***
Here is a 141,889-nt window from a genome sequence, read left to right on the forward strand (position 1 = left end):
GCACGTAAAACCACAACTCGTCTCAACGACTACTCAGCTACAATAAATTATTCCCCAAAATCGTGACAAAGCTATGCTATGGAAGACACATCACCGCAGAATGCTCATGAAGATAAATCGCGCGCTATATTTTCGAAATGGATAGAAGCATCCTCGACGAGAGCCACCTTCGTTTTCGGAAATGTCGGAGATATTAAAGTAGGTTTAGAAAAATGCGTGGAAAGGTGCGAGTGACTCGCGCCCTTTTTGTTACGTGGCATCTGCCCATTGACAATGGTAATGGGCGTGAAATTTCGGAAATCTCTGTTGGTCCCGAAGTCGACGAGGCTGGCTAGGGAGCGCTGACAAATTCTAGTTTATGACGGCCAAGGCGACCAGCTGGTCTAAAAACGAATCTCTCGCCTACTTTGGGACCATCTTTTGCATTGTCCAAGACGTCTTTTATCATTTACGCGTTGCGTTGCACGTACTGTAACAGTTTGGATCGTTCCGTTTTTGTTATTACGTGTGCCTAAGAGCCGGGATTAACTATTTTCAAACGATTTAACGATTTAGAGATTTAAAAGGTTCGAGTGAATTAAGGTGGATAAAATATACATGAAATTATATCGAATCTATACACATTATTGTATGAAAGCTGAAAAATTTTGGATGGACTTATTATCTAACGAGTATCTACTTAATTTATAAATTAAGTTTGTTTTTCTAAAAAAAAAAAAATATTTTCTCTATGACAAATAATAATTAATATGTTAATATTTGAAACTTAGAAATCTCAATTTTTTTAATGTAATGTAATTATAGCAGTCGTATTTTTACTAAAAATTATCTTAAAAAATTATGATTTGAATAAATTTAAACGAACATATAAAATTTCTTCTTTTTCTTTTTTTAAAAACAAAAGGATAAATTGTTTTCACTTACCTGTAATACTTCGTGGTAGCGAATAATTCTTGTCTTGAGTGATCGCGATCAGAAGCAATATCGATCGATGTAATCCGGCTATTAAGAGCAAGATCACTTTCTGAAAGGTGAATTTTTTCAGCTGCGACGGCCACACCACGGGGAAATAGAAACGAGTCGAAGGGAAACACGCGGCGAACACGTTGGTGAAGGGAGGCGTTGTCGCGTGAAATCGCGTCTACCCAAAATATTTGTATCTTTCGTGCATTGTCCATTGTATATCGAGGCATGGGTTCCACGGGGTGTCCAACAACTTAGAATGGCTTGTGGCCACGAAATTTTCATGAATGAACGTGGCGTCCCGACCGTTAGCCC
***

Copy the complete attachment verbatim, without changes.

Here is a 141,889-nt window from a genome sequence, read left to right on the forward strand (position 1 = left end):
GCACGTAAAACCACAACTCGTCTCAACGACTACTCAGCTACAATAAATTATTCCCCAAAATCGTGACAAAGCTATGCTATGGAAGACACATCACCGCAGAATGCTCATGAAGATAAATCGCGCGCTATATTTTCGAAATGGATAGAAGCATCCTCGACGAGAGCCACCTTCGTTTTCGGAAATGTCGGAGATATTAAAGTAGGTTTAGAAAAATGCGTGGAAAGGTGCGAGTGACTCGCGCCCTTTTTGTTACGTGGCATCTGCCCATTGACAATGGTAATGGGCGTGAAATTTCGGAAATCTCTGTTGGTCCCGAAGTCGACGAGGCTGGCTAGGGAGCGCTGACAAATTCTAGTTTATGACGGCCAAGGCGACCAGCTGGTCTAAAAACGAATCTCTCGCCTACTTTGGGACCATCTTTTGCATTGTCCAAGACGTCTTTTATCATTTACGCGTTGCGTTGCACGTACTGTAACAGTTTGGATCGTTCCGTTTTTGTTATTACGTGTGCCTAAGAGCCGGGATTAACTATTTTCAAACGATTTAACGATTTAGAGATTTAAAAGGTTCGAGTGAATTAAGGTGGATAAAATATACATGAAATTATATCGAATCTATACACATTATTGTATGAAAGCTGAAAAATTTTGGATGGACTTATTATCTAACGAGTATCTACTTAATTTATAAATTAAGTTTGTTTTTCTAAAAAAAAAAAAATATTTTCTCTATGACAAATAATAATTAATATGTTAATATTTGAAACTTAGAAATCTCAATTTTTTTAATGTAATGTAATTATAGCAGTCGTATTTTTACTAAAAATTATCTTAAAAAATTATGATTTGAATAAATTTAAACGAACATATAAAATTTCTTCTTTTTCTTTTTTTAAAAACAAAAGGATAAATTGTTTTCACTTACCTGTAATACTTCGTGGTAGCGAATAATTCTTGTCTTGAGTGATCGCGATCAGAAGCAATATCGATCGATGTAATCCGGCTATTAAGAGCAAGATCACTTTCTGAAAGGTGAATTTTTTCAGCTGCGACGGCCACACCACGGGGAAATAGAAACGAGTCGAAGGGAAACACGCGGCGAACACGTTGGTGAAGGGAGGCGTTGTCGCGTGAAATCGCGTCTACCCAAAATATTTGTATCTTTCGTGCATTGTCCATTGTATATCGAGGCATGGGTTCCACGGGGTGTCCAACAACTTAGAATGGCTTGTGGCCACGAAATTTTCATGAATGAACGTGGCGTCCCGACCGTTAGCCC